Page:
Romney’s Next State Challenges: Why the Midwest is a myth

If I were stranded on a desert island and allowed access to only a single source of U.S. political analysis, I’d request Nate Silver’s Five-Thirty-Eight blog at NYTimes.com. Timely and data-driven, it presents the stuff upon which opinions can be built, rather than simply opinion. True, Silver’s predictive engine completely fumbled the 2010 gubernatorial contest in my home state of Maine, but most of the time it’s remarkably accurate, and the commentary intriguing.

As the author of a book on American regionalism, yesterday’s post – “One test left for Romney – The Midwest”– was of particular interest. Looking at the results thus far – and polling data going forward – Silver argues that for Mitt Romney to lose the nomination, “it is likely to be because of the one region that has yet to give him a victory: the Midwest.”

A contiguous block of eight swing states containing 95 electoral votes — Indiana, Iowa, Michigan, Missouri, Minnesota, Ohio, Pennsylvania and Wisconsin — determine the winners and losers in most presidential elections…Only when [candidates] are about evenly divided, as in 2000 or 2004, do swing states in other parts of the country — like Nevada or New Hampshire or Florida — tend to make much difference.

Silver goes on to note that Romney has yet to win a “Midwestern” state, and that his challenger, Rick Santorum, beat him in Iowa and is polling well ahead of today’s caucuses in Minnesota, as well as Missouri and Ohio. “Mr. Santorum is, in many ways, a more dangerous opponent for Mr. Romney than Mr. Gingrich at this point,” he writes, with less baggage, an appeal to working class voters, and “a more compassionate side of conservatism when it comes to fiscal policy.” Unlike Newt Gingrich – strong only in the Deep South – Silver thinks Santorum has a possible – albeit remote – path to the nomination.

I’d offer one correction to this analysis: there’s no such thing as the Midwest.

As I argue in American Nations, the middle part of the country is divided between three regional cultures, each rooted in a distinct colonial culture founded on or near the eastern seaboard. Yankeedom, the Greater New England cultural space, encompasses the Western Reserve of Ohio, the northern fifth of Illinois, all of the Upper Great Lakes states, and portions of eastern Iowa and the Dakotas. The Quaker-founded, German-influenced Midlands occupy the next tier southward: a slice of Pennsylvania, central Ohio, Indiana, and Illinois, parts of northern Missouri, most of Iowa and the eastern halves of Kansas and Nebraska. Scots-Irish Greater Appalachia got its start in south-central Pennsylvania – very close to Mr. Santorum’s hometown – and dominates southern Ohio, Indiana, Illinois, and Missouri, half of Arkansas and Oklahoma, and northeastern and central Texas. These cultures –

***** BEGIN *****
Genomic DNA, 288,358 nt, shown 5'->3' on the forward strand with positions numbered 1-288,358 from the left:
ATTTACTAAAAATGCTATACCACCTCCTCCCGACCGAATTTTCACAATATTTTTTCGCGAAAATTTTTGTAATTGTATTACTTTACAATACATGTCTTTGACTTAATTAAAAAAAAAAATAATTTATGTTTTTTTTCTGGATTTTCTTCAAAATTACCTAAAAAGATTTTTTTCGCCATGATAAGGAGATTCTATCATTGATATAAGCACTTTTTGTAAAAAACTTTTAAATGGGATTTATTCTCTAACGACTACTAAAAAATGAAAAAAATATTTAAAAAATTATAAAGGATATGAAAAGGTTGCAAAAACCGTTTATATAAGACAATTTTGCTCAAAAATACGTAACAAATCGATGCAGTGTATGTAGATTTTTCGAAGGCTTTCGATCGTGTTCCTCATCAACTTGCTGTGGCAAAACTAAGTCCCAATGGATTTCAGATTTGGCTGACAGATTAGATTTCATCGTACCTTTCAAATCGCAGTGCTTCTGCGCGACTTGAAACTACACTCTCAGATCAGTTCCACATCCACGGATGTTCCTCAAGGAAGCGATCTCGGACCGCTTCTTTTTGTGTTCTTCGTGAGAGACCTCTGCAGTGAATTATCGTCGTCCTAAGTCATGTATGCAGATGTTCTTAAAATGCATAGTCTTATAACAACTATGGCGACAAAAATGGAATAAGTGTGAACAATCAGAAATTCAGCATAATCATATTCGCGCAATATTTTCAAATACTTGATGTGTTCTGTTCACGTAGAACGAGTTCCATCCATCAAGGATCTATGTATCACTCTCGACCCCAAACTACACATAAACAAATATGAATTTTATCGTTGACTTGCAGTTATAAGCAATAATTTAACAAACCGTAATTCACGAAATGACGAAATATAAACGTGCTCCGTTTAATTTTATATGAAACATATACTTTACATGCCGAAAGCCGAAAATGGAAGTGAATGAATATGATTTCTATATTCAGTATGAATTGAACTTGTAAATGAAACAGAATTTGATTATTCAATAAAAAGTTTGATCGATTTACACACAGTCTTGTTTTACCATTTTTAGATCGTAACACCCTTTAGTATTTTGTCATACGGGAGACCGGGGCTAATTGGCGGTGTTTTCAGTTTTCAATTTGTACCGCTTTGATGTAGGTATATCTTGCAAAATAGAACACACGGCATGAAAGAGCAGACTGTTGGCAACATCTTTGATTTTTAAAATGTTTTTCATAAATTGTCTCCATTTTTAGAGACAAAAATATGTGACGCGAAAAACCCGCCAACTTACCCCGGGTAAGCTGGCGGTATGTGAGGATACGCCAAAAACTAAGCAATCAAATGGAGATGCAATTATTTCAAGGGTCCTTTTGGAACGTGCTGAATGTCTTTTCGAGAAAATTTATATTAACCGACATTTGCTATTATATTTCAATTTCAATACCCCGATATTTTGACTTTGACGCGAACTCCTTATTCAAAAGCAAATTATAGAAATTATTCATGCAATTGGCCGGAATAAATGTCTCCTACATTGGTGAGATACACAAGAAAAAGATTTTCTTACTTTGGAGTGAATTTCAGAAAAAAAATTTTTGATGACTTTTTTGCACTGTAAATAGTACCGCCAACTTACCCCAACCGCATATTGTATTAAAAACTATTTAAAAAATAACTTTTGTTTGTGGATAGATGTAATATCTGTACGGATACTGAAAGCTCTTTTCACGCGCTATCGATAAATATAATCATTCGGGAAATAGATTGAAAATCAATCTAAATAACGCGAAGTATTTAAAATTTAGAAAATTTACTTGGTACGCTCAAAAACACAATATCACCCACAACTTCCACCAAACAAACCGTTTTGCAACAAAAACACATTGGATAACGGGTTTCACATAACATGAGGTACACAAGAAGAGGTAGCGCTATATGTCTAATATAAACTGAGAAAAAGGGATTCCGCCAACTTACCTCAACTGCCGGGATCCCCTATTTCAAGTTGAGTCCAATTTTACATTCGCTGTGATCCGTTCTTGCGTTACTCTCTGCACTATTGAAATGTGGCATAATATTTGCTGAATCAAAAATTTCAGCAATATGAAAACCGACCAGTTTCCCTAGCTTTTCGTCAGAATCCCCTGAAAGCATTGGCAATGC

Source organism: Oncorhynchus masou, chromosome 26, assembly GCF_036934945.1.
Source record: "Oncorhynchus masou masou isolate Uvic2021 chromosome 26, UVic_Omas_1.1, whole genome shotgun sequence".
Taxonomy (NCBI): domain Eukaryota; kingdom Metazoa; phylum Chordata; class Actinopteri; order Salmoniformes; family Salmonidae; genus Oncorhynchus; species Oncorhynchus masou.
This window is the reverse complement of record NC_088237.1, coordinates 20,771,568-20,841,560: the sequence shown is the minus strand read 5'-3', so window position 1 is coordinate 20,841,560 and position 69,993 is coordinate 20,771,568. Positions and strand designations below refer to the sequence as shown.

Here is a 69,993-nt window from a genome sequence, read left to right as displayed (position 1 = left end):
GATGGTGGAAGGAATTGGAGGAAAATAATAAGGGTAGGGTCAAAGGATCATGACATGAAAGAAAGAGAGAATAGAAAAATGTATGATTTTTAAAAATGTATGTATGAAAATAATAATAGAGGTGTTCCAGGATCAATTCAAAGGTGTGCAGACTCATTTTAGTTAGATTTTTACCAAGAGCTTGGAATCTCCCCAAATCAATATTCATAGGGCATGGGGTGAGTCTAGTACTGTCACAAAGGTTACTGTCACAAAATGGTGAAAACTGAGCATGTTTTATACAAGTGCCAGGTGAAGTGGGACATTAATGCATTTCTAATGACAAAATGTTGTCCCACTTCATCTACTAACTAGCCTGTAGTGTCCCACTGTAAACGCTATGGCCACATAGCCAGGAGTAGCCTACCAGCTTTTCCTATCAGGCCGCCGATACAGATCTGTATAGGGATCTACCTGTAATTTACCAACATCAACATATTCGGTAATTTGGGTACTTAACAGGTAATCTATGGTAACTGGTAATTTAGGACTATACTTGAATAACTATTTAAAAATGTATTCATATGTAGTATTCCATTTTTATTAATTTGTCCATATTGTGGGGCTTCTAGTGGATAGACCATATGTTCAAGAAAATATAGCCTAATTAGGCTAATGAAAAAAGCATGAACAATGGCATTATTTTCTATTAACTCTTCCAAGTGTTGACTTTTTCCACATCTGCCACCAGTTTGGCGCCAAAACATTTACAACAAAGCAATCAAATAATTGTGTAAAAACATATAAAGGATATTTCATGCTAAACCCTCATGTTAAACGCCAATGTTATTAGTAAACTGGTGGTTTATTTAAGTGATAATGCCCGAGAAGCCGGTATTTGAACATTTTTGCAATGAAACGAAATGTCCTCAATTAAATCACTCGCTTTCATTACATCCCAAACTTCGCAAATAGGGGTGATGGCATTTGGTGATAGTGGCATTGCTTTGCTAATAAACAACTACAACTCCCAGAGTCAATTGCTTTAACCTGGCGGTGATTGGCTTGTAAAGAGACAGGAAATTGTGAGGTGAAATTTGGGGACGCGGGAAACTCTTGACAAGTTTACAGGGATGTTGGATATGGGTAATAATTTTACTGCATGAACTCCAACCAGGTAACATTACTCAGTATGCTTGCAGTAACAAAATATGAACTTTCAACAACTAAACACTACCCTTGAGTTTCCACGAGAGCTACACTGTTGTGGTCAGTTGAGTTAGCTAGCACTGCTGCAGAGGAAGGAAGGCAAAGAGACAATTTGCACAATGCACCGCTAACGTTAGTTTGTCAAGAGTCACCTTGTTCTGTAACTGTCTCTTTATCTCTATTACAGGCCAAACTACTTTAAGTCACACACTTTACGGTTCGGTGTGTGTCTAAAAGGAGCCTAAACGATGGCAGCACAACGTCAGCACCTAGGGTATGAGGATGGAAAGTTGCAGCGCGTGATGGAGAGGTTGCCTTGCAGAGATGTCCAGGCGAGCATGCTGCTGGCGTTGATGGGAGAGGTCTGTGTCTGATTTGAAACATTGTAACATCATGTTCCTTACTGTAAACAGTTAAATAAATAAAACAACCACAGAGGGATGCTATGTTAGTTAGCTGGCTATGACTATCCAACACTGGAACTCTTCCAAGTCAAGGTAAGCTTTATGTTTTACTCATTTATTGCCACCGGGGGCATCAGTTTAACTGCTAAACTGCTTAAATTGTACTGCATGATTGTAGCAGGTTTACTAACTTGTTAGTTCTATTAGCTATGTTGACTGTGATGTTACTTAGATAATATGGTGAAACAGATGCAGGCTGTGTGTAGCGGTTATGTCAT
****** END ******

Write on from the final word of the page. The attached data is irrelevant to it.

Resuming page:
fleshed out in more detail here– have never had much in common politically, socially, or ethnographically, a fact of considerable importance in interpreting “Midwestern” politics.

As I’ve previously noted in this space, Romney is a Yankee-born, Yankee-raised former Yankee governor who belongs to a faith with Yankee roots. He has the upper hand over his rivals across Yankeedom: he won New Hampshire and will almost certainly win Michigan, the other New England states, and if he loses in Minnesota tonight, it will be as much because of Ron Paul as Gingrich or Santorum. He should also be strong in Illinois (because Chicagoland and the north have such a large share of the electorate), but vulnerable in Ohio and Pennsylvania (where Yankees do not constitute a plurality) and, especially, Missouri (where they don’t exist at all.) He’d be in trouble in Indiana too, had Santorum not failed to get on the ballot there.

As Alec MacGillis noted recently at The New Republic, Santorum’s personal history and political powerbase have both straddled the great fracture line of Keystone State politics: that between Appalachia and the Midlands. His Catholic working class background plays well with conservative Midlanders, helped him achieve victory in Iowa, and accounts for his polling strength in (I suspect, Midlander and Appalachian) Ohio and Missouri (which is also split between these two cultures.) Gingrich, by contrast, plays poorly outside the Deep South, and even failed to win the counties of central Florida this year. Paul – a Midland-born, Appalachian-based iconoclast — does not have clear appeal in regional cultural terms, a fact that will always hamper his myriad candidacies.

In short, Romney has two tests left in the primary: the Midlands and Greater Appalachia. And he’ll need to appeal to voters in both if he’s to win the general election against President Obama.

Colin Woodard

Colin Woodard is State and National Affairs Writer at the Portland Press Herald / Maine Sunday Telegram and author of American Nations: A History of the Eleven Rival Regional Cultures of North America.